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Advice / Succeeding at Work / Productivity

To-Do Lists Are Great, But Do-Not-Do Lists Might Be Even Better for You

Be honest: How many items on your to-do list are there simply because they’ve always been there? Like checking your email every 30 minutes, or having the weekly check-in meeting with the marketing team, or reading every article in an industry publication.

On the other side, consider what activities you wish you had more time for, like reading books, going to the gym, calling loved ones, and so on. When the things you want to do most are less urgent, it’s easy to postpone them—and live life passing them by.

As Cody McLain points out in this piece on Medium, this inconsistent prioritization of “mediocre” activities can seriously get in the way of your ability to spend time meaningfully and commit to what matters most. And when you agree to just fine routines instead of the essential and meaningful ones, you lose those opportunities to cultivate hobbies, habits, and career choices that are critical to your happiness.

“Each ‘yes’ has an opportunity cost associated with it,” he says. “In other words, in order to spend your time or money on one thing, you give up the opportunity to spend it on something else.”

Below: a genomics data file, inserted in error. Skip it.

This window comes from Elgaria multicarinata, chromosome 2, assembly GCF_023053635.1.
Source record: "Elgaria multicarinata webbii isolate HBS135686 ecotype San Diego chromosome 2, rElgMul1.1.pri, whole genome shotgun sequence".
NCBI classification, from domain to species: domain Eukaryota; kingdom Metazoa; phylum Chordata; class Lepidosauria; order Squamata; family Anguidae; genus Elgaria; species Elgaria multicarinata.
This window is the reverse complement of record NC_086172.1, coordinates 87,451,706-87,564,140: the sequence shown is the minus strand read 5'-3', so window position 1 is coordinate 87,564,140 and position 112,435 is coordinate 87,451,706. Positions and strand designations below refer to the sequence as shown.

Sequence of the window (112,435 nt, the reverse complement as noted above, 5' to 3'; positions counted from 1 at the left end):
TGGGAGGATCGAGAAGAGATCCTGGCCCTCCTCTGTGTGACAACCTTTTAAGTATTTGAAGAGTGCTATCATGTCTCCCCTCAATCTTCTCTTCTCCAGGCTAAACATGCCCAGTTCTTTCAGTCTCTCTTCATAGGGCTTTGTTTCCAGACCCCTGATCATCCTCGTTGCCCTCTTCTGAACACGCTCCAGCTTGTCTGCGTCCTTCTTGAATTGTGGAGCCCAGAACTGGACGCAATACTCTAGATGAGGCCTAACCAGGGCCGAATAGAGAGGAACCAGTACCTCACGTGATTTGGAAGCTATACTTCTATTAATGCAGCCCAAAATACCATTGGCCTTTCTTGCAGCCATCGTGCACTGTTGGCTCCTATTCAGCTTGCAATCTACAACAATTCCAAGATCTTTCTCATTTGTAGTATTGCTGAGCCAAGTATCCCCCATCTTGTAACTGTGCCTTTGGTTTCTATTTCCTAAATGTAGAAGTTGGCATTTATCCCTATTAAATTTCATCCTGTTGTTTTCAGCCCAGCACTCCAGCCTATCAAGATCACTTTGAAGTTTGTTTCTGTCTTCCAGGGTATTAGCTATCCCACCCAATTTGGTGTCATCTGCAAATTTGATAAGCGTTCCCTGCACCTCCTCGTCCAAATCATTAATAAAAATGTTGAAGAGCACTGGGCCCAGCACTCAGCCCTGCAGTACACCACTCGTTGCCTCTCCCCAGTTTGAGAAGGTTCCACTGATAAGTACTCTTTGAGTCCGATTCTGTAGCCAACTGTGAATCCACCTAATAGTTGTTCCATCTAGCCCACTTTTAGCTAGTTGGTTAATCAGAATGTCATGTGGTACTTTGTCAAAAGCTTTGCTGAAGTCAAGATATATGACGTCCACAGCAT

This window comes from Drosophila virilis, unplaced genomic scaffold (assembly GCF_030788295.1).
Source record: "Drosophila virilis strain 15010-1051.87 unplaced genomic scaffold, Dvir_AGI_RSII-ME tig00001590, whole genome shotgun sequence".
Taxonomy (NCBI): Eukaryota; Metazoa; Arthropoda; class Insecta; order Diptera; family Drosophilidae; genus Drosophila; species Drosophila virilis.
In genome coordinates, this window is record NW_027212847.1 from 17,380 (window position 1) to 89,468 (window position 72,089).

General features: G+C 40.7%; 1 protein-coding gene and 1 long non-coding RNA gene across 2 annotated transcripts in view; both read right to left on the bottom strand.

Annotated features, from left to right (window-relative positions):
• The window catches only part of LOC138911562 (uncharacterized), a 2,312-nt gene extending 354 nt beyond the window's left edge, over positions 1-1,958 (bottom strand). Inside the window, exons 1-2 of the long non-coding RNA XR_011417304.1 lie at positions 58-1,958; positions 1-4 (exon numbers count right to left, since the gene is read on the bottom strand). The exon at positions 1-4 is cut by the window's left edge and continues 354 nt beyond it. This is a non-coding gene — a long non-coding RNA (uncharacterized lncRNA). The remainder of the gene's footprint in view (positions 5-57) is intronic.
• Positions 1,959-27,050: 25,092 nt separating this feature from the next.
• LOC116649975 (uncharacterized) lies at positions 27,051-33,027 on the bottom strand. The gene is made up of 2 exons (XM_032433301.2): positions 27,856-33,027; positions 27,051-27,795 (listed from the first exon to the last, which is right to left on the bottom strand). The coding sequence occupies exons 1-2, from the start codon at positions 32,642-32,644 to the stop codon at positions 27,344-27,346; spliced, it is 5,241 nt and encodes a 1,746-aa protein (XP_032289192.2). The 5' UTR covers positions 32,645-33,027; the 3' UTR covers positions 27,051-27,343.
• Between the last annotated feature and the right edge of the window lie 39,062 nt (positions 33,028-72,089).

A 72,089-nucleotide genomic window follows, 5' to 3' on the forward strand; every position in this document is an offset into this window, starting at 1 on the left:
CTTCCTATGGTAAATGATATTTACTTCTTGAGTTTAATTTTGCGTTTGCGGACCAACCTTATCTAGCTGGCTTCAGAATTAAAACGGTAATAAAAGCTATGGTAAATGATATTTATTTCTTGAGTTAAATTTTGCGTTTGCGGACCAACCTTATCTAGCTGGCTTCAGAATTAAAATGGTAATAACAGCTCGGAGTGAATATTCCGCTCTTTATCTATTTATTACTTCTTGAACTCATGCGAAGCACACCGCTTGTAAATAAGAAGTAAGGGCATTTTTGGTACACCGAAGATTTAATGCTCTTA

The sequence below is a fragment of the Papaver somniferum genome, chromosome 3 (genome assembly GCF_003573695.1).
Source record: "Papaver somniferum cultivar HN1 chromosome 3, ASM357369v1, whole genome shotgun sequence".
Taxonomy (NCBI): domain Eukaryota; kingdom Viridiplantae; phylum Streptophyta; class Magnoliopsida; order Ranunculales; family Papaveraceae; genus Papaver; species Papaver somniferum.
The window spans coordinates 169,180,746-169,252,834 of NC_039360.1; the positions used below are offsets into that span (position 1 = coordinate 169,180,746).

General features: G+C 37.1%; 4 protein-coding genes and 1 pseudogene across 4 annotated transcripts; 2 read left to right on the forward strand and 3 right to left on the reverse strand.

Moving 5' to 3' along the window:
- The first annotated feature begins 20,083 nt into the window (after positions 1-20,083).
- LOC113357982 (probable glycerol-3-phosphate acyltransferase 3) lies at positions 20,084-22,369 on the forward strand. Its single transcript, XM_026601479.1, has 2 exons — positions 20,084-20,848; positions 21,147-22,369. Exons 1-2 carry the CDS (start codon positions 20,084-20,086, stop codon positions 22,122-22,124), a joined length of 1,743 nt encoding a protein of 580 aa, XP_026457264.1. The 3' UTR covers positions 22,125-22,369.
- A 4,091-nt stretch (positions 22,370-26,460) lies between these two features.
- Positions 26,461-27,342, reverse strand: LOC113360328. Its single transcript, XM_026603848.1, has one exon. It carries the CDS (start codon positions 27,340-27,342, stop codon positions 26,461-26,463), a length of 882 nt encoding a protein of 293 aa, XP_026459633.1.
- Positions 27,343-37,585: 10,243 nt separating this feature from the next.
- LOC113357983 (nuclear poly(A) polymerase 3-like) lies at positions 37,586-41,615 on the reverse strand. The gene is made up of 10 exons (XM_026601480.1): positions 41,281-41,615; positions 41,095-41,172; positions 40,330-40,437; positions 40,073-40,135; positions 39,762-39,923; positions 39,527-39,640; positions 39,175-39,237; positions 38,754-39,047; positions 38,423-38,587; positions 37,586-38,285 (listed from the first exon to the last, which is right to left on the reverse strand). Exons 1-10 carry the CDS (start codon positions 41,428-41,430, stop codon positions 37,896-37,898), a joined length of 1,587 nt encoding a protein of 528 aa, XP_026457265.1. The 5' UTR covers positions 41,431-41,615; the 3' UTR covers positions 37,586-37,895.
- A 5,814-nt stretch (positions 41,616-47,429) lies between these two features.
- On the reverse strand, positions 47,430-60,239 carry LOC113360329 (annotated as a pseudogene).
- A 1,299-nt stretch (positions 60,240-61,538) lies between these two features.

And you’re right: Thinking of your choices as always in sacrifice of something else is certainly a negative way to live your life. But, McLain argues, it’s also a realistic perspective that ensures you’re weighing those decisions practically.

“Ultimately, saying ‘no’ is about prioritization,” he continues. “With each ‘no’ you give yourself time to focus on the things that matter most to you.”

That’s where the “Do not do” list comes in. Inspired by David Allen’s Getting Things Done: The Art of Stress-Free Productivity, this productivity tool is a way to consciously identify and limit those tasks that aren’t worth your time. That might look like limiting your Facebook usage or outsourcing those annoying weekly errands.

“My ‘Do not do’ list contains things that I have determined I will absolutely not do,” he explains. “This folder allows me to dump ideas or tasks that I realize aren’t worth my time — so that I can keep myself focused on the areas the really matter.”

Personally, here’s my current (and growing) list:

  • Scrolling through my Facebook newsfeed as a must-do every morning
  • Getting coffee or lunch with people I only feel meh about
  • Browsing for new desktop wallpapers and calling it a motivational necessity
  • Creating productivity-themed music playlists, instead of actually being productive

So, now ask yourself this: What are you going to put on your “Do not do” list to make room for the things that matter?

Photo of person working courtesy of Steven Errico/Getty Images.